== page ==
Monday, August 30, 2010
This is my great grandmother. Her name was Blanche Olive McElfresh. We called her Mimmie; I thought that was her actual name for a long time when I was a little girl.
In 1919, long before I was around Mimmie married the "time study man." His name was Walter Jones Thomas. He wasn't Catholic, and he had been married before. But he was the one.
Blanche and Walter lived with Mimmie's parents in Anderson, Indiana. Everyone seemed to be working at the auto factory in one way or the other. In 1922 Blanche had a son named Wendell who would become my grandfather.
After that the family story becomes cloudy. No one is exactly clear about when Walter left. Some say it was right away. Others say it was years later. My uncle says he has a stack of letters that Walter sent home to Blanche and Wendell as he traveled around the country looking for work during the Depression. The 1930 Census lists my great grandfather as living in a boarding house in Toledo, Ohio. The 1940 Census won't be public until April, 2012 so we have a while left to speculate about what became of Walter after he left Anderson...until his death in Florida in 1960.
Because of Walter's departure from our family, we never knew where he came from or anything about our Thomas family origins. Starting with Blanche and Walter's marriage certificate, I began to unearth the clues that would lead me to discover my great-great grandparents. For years all I had was this picture.
I could see their faces. I knew that Walter had a mother, a father, and what appeared to be two sisters. But their names and where they were from remained a mystery.
Getting the marriage certificate opened the floodgates of knowledge. I learned the names of my great-great grandparents, John W. and Teresa or Turesa Jones Thomas as well as Walter's siblings, Verna (later Cottrell) and Veda (later Woodruff). AND I learned that Walter grew up only a couple of hours away from where I live! After some emails with a very helpful keeper of the Livingston County genealogy website I had reason to believe I might just find the grave site of Turesa Jones Thomas, my Great-great grandmother! And maybe even her mother Elizabeth Rachel too.
We set off on a country drive on a beautiful late summer day to Fairbury, Illinois. I love a drive in the country with Brent, so I was looking forward to the day even if our mission turned up empty I knew we would have a good time no matter what.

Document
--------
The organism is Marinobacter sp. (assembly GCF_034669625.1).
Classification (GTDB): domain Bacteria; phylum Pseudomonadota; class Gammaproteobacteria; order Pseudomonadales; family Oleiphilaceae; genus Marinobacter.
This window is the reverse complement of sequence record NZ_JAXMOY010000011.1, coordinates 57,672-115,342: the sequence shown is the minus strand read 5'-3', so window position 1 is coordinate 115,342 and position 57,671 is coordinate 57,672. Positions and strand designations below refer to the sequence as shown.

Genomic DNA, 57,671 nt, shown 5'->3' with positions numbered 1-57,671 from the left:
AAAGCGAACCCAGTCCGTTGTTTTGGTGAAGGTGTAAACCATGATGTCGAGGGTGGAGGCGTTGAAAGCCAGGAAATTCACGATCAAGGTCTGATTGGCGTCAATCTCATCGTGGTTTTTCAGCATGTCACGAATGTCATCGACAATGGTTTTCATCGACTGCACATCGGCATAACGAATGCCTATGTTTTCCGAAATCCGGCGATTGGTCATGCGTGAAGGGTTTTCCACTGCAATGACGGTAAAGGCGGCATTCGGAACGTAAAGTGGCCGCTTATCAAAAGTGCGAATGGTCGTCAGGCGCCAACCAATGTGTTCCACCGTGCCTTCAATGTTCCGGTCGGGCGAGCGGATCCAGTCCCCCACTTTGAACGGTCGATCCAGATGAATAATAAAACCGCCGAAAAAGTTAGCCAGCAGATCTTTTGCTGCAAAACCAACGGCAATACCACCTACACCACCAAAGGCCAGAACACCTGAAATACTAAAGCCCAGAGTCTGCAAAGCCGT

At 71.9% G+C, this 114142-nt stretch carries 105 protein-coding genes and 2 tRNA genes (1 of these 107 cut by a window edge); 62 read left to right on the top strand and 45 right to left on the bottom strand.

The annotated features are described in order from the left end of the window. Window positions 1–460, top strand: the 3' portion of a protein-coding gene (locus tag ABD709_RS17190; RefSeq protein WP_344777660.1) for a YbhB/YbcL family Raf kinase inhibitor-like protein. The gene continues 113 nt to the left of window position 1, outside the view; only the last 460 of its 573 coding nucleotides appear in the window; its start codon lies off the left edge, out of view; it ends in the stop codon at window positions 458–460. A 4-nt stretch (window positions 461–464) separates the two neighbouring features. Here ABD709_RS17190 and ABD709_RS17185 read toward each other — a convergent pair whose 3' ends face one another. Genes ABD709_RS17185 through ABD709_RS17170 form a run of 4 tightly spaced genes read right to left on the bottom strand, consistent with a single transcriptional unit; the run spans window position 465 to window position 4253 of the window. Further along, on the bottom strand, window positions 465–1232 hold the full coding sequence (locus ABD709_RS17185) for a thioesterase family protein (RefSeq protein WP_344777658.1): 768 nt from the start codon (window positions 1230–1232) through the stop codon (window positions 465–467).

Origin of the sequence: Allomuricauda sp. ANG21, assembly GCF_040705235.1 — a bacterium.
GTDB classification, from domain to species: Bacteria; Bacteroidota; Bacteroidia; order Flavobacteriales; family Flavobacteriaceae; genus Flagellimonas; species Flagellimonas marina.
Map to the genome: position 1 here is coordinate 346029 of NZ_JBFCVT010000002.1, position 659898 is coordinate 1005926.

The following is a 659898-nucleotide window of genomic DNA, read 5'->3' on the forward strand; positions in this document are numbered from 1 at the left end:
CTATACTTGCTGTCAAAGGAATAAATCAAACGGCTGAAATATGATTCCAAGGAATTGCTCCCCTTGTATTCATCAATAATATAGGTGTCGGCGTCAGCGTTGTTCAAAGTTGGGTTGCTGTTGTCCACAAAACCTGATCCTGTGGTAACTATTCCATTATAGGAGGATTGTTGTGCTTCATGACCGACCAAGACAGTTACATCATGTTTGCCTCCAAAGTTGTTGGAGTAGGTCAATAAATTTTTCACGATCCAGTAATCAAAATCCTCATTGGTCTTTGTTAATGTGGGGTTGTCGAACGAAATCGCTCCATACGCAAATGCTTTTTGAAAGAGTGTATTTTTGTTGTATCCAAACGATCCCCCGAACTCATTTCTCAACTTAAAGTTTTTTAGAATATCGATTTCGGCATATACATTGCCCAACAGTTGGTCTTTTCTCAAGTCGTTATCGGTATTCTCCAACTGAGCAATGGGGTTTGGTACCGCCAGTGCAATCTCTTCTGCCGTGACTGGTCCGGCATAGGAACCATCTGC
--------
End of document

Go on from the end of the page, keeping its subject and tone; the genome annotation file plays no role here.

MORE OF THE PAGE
We found the Dominy Public Library easily and I realized that my ancestors also used this very library. Goosebumps! The librarian directed us towards reference books that listed everyone interred at the local Graceland Cemetery and told us that obituaries would be listed on the microfilms of the local newspaper. They were all labeled by year in a locked drawer, which she opened for us. I hadn't used a microfilm viewer since college and it took a while to acclimate ourselves to it. Soon we were zooming past funny ads for "formaldehyde on the farm" and other strange things, but once we had it figured out it took almost no time until we found the obituary for John William Thomas, my Great-great grandfather.
"John Thomas passed away on Sunday night February 10, at the home of his daughter, Mrs. B. L. Cottrell, in Peoria, of paralysis. ... Deceased was born in Swausea, So. Wales, January 23, 1846, and came to America with his parents when five years of age, locating in Ohio, and later lived in Danville, Ill., where he grew to manhood. ...Mr. Thomas was a man of sterling qualities, a peaceable citizen, and was greatly loved by all who knew him. He was a devoted husband and father. He was a Methodist by faith and before his health failed was a newspaper pressman for years." --Fairbury, Illinois, Friday February 15, 1918
I couldn't believe it was that easy! I was especially surprised because the census listed him as living in another town at the time of his death. But thankfully his funeral arrangements were in the hometown of his in-laws. I couldn't believe our luck. The cemetery book seemed to indicate that he was even buried in that town. That was more than I expected.
We went to the cemetery to find the grave, hoping that it would lead us to better information for finding obituaries in the microfilm later, but alas no better dates could be found. So plodding forward through the microfilm slowly was all I could do. This eventually led to the discovery of the obituary for Turesa Jones Thomas, my great-great grandmother...
"The deceased was a woman of kind personality, a devoted mother and the kindest of friends and neighbors. She was a member of the Presbyterian church and a regular attendant at its services and Sunday school." --February, 23, 1923